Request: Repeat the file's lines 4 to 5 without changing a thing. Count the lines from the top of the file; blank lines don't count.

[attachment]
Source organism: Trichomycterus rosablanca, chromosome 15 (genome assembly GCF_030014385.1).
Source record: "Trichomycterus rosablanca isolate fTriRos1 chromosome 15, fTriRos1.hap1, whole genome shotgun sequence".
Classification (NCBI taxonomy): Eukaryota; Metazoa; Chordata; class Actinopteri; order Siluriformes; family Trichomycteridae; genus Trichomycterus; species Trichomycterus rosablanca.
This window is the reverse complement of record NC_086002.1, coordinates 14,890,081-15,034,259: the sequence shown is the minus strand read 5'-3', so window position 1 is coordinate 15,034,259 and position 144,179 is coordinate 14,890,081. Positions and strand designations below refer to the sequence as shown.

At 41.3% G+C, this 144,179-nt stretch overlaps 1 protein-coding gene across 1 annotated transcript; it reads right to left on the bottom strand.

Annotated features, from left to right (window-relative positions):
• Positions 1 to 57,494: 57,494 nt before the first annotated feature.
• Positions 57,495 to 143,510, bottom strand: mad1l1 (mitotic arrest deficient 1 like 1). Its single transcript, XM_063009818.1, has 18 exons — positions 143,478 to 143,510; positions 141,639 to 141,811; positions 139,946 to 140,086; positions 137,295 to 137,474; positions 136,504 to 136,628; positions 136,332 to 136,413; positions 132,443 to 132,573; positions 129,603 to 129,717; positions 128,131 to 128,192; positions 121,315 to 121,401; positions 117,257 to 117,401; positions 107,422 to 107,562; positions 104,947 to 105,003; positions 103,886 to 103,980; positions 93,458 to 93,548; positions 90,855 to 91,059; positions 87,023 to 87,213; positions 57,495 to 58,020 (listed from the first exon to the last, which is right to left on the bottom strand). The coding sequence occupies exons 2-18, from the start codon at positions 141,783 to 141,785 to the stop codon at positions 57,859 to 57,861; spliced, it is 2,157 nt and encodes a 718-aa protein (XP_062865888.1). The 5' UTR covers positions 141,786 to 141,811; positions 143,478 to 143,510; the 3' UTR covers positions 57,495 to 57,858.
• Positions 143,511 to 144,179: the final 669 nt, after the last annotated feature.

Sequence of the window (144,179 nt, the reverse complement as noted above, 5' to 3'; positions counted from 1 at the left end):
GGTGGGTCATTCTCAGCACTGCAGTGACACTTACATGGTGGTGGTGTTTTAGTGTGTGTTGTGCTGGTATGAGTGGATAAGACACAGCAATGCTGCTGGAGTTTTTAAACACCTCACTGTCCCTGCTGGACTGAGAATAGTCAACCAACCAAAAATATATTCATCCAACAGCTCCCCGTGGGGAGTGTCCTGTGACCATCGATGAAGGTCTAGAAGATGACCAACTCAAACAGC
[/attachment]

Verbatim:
This window is the reverse complement of record NC_086002.1, coordinates 14,890,081-15,034,259: the sequence shown is the minus strand read 5'-3', so window position 1 is coordinate 15,034,259 and position 144,179 is coordinate 14,890,081. Positions and strand designations below refer to the sequence as shown.

At 41.3% G+C, this 144,179-nt stretch overlaps 1 protein-coding gene across 1 annotated transcript; it reads right to left on the bottom strand.